When news broke that U.S. track star Sha’Carri Richardson would be banned from the 2021 Olympics after testing positive for Cannabis, Al Harrington just shook his head.
“I thought it was bullshit,” the retired NBA veteran said of Richardson, who admitted to medicating to cope with the recent death of her mother.
Never one to mince words, the 41-year-old overcame enough adversity during his 16-year career, which included stops in seven different cities to learn there are a variety of ways to combat pain – and not all are good.
By the end of his athletic journey, Harrington found himself hooked on a thrice-daily dose of painkillers to battle chronic inflammation stemming from a variety of operations on his back and knee.
“In Denver, I had a botched knee surgery – the team doctors sort of screwed me,” he said. “I had a PICC line in my arm and I was on all these medications. I felt horrible. My business partner Chloe came to see me and suggested I try CBD. I put some on and my legs started feeling better, my elbow started feeling better.”
Harrington has been out of the league since 2014 and hasn’t taken a pharmaceutical drug since. During that time, he has used his star power to become a leading voice in the fight for medical Cannabis, creating The Harrington Group – an organization that includes a trio of Cannabis enterprises that operate in six states (Colorado, Oregon, Michigan, California, Arizona, and Nevada).
Viola Brands was the first of his creations, originating in 2011. The brainchild of his grandmother, Viola – a sweet, church-loving lady who struggled with chronic pain stemming from glaucoma and diabetes. Al convinced a then 79-year-old Viola to use CBD, improving the quality of her golden years.
“For someone like my grandmother to try it and have it work – for how religious she was, and growing up in the 1930s when prohibition started – it really spoke volumes to me,” the New Jersey native said.
Breaking the social stigma that surrounds medical Cannabis is difficult, especially within an African American household, Harrington said. The 6-foot-9, 245-pound power forward grew up during the height of the “Just Say No” era, where stop-and-frisk policies regularly placed young Black and brown men in jail for possession of marijuana. Becoming a daily consumer was hard enough, nevermind a business mogul.
“People from the Black community really have a form of PTSD with how [Cannabis] has affected their community,” he said, noting a high number of arrests in the city of Orange where he was raised. “Growing up, it was drilled into our heads that it was a gateway drug. My grandma used to kick my aunts and uncles out of the house for smoking, and my mom used to get into it with my stepfather about it, too. I was scared that I’d get into something bigger.”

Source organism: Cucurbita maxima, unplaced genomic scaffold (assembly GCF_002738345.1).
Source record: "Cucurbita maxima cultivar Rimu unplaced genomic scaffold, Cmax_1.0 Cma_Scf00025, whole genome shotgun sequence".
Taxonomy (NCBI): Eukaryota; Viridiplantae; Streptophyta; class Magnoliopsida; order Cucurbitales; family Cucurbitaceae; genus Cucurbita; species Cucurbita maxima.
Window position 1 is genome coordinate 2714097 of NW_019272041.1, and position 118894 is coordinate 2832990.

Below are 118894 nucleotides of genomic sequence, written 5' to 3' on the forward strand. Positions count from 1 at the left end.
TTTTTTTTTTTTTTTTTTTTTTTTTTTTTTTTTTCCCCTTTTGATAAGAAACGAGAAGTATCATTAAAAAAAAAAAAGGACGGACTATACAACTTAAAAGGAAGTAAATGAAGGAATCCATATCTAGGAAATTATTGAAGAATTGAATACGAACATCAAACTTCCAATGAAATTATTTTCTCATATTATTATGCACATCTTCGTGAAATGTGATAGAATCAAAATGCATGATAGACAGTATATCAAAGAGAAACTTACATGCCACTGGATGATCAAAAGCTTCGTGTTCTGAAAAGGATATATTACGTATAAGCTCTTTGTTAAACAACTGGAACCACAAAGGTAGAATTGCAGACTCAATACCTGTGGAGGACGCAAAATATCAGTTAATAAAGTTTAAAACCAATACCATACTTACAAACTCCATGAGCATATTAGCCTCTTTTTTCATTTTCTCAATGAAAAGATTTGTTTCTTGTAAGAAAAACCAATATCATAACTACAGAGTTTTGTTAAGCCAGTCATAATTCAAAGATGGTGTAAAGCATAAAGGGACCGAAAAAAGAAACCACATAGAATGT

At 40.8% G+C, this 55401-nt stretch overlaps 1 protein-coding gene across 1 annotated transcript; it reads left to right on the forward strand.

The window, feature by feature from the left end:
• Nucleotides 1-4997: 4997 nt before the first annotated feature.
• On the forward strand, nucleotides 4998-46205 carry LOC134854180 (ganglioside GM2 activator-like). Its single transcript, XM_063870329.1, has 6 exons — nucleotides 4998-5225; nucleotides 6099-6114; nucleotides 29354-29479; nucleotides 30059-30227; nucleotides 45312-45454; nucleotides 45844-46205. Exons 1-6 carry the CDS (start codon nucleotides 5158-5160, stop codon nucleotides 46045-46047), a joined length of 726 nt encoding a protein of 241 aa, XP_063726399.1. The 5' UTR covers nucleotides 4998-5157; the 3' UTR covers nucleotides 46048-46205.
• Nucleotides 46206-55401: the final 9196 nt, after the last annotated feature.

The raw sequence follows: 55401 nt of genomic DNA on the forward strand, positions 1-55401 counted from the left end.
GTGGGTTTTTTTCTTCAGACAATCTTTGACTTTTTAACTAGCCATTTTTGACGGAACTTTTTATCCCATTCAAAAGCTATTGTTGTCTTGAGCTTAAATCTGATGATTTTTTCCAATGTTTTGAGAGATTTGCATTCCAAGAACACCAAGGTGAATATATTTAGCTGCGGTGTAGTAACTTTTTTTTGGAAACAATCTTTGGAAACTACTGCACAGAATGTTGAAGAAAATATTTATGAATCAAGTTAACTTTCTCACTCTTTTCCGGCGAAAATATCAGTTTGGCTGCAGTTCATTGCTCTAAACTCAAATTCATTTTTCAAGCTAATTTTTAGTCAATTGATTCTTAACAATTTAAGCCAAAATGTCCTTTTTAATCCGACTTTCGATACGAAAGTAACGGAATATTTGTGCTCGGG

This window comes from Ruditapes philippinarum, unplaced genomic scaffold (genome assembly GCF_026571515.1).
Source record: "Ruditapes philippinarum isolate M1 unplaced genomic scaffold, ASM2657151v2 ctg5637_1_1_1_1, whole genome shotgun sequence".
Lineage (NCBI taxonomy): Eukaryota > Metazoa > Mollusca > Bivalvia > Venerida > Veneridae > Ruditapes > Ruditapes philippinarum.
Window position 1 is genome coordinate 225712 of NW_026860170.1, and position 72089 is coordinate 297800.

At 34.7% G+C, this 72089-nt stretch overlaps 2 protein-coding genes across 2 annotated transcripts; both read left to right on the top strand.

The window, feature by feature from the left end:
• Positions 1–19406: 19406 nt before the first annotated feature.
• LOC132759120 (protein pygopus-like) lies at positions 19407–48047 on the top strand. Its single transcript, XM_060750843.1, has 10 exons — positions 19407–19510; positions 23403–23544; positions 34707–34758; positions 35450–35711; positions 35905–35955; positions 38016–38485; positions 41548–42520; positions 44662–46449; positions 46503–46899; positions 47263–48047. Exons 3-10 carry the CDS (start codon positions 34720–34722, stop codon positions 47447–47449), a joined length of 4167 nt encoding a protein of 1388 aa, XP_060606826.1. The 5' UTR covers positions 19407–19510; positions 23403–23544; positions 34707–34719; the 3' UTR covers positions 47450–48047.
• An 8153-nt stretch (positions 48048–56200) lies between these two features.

Two seasons in Denver changed Harrington’s perspective, including his final year when public support allowed Colorado to become the first state in the nation to legalize recreational Cannabis in 2012.
“I was seeing people walk out of stores with weed and I was like, ‘Oh shit, you can do this?’” he said. “I don’t know where I’d be right now if I hadn’t been there at that time. I’d probably be coaching basketball somewhere or playing golf.”
He sees the creation of The Harrington Group as an opportunity to create generational wealth and open up opportunities inside communities of color. Last year, the company rolled out Viola Cares, a philanthropic initiative which aims to help formerly incarcerated people transition back into society. Harrington made waves by claiming it was the mission of Viola Brands to turn 100 Black individuals into millionaires over the next few years.
“Now I can’t just give a million dollars out to people,” he smiled, admitting the line may have been taken too literally. “It’s about finding people with ambitions and the visions of an entrepreneur. Then we can tap into resources and fund their opportunities. We’re a high-quality brand, but we also want to use that recognition to bring people of color into this industry and make them successful. We want to be able to inspire economic empowerment and lift each other up.”
Sports, he says, will continue to be a vessel that drives his entrepreneurship, as well as advocacy on behalf of new and current patients. Harrington remains in close contact with the National Basketball Players Association in hopes of educating players on the benefits of CBD, as well as the pitfalls of painkillers.
“For me, that’s the easiest to use,” the 1998 first-round draft pick said. “One thing we don’t realize is that the same way we all eat food, the same way we all listen to music – people from all walks of life use Cannabis.”
Even world-class athletes like Sha’Carri Richardson.
“The [International Olympic Committee] is going to have to reevaluate the way they do things,” he said. “In the U.S., we lead everything. Here, you see the way professional leagues have taken it off the list, or turned their back on testing for it. It’s become a very common thing to do.”
“Is anybody thinking it made her faster?” he laughed.
“It’s nonsense, but hopefully it shines a big enough spotlight on this to make a change.”